Category Archives: My Grief Observed

45 Years…Still Counting

She was a pretty, brown-eyed girl from a small town. He was a handsome, small-town musician. He told his mama after he met her he knew he would spend the rest of his life with her, and he did.

On a sweltering summer day in a South Carolina church, they made promises to each other…

Promises to love.

Promises to cherish.

Promises meant to last forever.

IMGP3834They didn’t have much money, but they had each other and soon their family grew. My brother and I became part of their love story and we learned from our parents how to love well.  No matter the address, our house was always a  home where love lived.

The years brought good times and not-so-good times, as the years are prone to do. The young lovers attended weddings and funerals. They fought and made up. They laughed and cried. They made memories. They became parents and parents-in-law and grandparents.

papagramannaThey had done life together for so long it became hard for people to tell where one of them stopped and the other began.

One fall, he started having symptoms no one could explain. Something inside her told her this was something big. After several appointments, the doctor said the words no one ever wants to hear. It was cancer. It was bad. He might not have long.

So she fought for him. She researched and googled and called and emailed. She never left his side during the surgeries and the treatments and the therapies. She argued with doctors and refused to take no for an answer. She had leaned on him, but now she was his strength. Sometimes love means fighting like your life depends on it. And so they fought together.

DSC00841During his last hospital stay, he told her he wanted to go home. Something about the way he said it made her ask him which home. With tears in his eyes, he pointed up.

So that day she packed his things and took him to the home they shared. And they waited for Jesus to come get him and take him to the home He’d been preparing for him. Because sometimes love means putting someone else’s needs before your own.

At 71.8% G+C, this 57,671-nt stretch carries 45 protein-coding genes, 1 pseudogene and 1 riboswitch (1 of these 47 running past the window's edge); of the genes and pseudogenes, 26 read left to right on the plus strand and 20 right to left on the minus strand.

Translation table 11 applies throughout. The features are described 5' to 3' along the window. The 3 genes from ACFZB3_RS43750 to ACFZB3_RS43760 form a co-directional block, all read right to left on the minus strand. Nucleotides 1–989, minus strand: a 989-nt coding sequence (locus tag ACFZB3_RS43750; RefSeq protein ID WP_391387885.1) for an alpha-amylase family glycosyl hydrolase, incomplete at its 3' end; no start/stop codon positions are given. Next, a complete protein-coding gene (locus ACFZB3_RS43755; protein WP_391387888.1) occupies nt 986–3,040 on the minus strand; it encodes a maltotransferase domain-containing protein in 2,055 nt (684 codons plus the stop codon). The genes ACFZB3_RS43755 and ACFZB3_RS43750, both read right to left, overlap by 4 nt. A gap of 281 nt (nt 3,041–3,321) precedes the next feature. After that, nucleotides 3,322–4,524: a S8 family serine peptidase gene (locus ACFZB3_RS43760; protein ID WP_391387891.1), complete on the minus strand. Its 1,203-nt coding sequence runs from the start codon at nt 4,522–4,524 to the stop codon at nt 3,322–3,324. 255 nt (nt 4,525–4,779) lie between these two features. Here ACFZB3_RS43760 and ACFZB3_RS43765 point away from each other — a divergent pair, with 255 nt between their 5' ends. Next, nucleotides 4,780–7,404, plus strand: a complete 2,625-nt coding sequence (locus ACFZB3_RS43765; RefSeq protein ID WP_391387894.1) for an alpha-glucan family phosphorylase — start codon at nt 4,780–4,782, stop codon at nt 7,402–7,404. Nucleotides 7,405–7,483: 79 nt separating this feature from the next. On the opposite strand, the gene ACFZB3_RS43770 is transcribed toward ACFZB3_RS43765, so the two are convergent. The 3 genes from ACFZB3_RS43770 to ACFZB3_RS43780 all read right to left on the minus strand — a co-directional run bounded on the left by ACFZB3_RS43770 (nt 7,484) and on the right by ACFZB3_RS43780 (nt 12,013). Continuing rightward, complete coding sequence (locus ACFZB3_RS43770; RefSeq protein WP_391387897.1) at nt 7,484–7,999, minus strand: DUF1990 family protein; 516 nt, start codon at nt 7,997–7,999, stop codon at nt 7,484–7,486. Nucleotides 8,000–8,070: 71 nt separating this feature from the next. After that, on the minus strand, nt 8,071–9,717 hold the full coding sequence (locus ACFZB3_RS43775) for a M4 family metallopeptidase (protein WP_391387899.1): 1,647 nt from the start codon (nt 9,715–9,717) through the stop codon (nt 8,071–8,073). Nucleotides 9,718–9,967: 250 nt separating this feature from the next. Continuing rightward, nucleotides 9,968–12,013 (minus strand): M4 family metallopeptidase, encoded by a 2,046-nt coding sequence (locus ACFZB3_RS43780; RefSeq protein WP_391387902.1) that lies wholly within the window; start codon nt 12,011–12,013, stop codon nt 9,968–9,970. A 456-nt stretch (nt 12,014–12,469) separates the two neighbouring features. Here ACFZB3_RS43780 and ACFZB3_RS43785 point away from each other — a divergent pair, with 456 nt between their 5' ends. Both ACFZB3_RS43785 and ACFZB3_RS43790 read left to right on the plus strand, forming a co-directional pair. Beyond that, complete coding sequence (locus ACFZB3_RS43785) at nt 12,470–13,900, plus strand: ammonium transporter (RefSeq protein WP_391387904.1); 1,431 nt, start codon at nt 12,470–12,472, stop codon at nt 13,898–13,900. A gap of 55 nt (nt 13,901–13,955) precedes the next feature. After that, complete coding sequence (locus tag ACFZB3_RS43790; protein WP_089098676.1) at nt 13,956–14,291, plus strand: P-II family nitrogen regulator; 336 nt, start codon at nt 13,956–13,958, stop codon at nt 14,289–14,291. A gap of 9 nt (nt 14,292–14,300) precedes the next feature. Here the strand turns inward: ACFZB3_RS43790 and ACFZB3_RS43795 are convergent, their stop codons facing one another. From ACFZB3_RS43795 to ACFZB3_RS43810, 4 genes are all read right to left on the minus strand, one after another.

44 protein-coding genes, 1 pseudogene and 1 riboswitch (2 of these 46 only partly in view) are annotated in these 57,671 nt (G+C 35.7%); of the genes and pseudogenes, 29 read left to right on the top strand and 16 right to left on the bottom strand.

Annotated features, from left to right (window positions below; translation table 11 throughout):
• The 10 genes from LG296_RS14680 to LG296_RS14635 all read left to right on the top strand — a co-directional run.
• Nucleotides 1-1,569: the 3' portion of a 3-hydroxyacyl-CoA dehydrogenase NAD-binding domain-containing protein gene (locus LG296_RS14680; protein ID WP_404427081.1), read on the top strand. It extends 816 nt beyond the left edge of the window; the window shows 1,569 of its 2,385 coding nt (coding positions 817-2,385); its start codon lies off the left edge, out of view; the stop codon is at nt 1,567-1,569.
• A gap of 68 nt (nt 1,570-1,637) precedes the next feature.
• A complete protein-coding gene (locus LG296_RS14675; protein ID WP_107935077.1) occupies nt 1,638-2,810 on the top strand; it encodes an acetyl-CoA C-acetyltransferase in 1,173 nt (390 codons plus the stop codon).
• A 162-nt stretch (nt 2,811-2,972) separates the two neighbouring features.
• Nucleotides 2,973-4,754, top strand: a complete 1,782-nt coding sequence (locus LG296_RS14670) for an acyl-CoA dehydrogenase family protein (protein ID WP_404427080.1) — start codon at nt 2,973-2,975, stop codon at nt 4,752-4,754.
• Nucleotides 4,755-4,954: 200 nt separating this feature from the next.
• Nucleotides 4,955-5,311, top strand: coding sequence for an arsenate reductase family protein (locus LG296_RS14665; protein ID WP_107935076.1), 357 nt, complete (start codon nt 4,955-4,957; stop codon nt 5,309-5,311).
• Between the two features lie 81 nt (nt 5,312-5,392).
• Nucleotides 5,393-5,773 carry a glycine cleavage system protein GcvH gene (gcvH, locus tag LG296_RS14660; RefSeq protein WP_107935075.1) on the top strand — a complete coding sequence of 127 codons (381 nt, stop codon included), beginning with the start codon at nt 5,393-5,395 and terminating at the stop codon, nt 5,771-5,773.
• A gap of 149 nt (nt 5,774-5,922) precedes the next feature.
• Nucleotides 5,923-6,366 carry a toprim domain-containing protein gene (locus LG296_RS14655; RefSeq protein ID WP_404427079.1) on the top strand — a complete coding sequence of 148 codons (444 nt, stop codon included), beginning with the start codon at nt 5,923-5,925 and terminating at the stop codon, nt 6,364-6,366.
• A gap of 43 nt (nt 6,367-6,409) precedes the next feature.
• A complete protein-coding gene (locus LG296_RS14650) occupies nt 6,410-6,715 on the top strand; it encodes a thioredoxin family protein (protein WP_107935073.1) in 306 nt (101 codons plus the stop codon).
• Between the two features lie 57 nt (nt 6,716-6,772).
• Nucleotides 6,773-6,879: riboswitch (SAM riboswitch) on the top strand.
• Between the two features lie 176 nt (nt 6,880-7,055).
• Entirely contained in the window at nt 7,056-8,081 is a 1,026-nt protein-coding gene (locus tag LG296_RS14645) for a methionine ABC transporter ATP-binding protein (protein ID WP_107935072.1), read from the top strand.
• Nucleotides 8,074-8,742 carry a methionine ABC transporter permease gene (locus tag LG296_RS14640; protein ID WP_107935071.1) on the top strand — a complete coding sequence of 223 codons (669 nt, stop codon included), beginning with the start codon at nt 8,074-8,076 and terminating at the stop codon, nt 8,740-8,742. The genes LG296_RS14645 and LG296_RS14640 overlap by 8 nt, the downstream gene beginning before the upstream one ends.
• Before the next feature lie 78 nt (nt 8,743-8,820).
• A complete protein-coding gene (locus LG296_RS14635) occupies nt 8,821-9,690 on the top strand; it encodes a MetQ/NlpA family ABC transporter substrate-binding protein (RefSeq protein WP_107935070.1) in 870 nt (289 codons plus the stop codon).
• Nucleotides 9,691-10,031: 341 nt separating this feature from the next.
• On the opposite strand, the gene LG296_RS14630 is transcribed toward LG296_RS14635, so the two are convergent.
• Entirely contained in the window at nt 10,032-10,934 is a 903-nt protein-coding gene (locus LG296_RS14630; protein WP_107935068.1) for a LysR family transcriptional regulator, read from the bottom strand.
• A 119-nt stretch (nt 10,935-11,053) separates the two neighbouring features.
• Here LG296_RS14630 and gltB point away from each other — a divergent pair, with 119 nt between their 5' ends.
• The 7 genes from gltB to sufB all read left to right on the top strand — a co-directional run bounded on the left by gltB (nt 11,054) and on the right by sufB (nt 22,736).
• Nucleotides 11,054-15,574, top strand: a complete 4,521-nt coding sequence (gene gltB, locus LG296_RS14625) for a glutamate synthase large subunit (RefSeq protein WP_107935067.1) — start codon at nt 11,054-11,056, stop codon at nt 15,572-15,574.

One day, he told her about a dream he’d had. Only it wasn’t a dream, he said, because he wasn’t asleep. He said he saw a field and in the middle of the field was a big tree. God was there and He invited him to sit with Him under the tree. He said it was a beautiful and peaceful place.

As the days passed, he talked less and slept more.  But she stayed by his side. We all did. We knew he would be leaving us soon, and even though he’d said everything he was going to say to us, we just wanted to be in his presence for as long as we could.

One night–or maybe it was day; the hours seemed to run together–she curled up beside him in the bed they’d shared and she played their songs for him. Songs from the days when they were first getting to know one another. Songs that had grown to mean something to them over the years. Some of the songs were as familiar to me as the family stories we told around the dinner table at holidays, but some were songs I’d never heard before. And I was reminded that before they were my parents, they had a love story that belonged only to them. I felt like an intruder there, but I dared not move lest I break the spell of that moment. So I watched as she kept her promises…

To love and to cherish…

In the end he seemed to be caught in some sort of battle. He didn’t seem to be able to let go of the life he’d made with her or to leave the people he loved.  He struggled between his desires to be here and there. He fought for every breath. It was excruciating to watch. But we stayed there with him, knowing our time together was almost done.

I watched as she held him. She leaned in close and whispered to him, “It’s okay to go home now. Go find the tree. I’ll meet you there. Wait for me under the tree.” Sometimes love has to be brave.

She was brave through the visitation and the funeral and the burial. But now she has to figure out how to be her without them. When the two have truly become one, how do they become one again? Almost four years later and there are no easy answers.

This isn’t how she planned it. It isn’t how any of us wanted it.  But this is the way it is.

So she continues to love him well because that’s all she knows to do. To carry on the best she can. To finish what they started together.

In fairy tales, love stories end with happily ever after. But life isn’t a fairy tale and this world is too broken for happily ever afters to take place here. But the best love stories really are forever. I was blessed to have a front row seat to one of the greatest love stories the world has ever known. Their legacy is mine to continue.

To love, really love well. And to build a home where love can live.

Forty-five years and counting, their love story continues….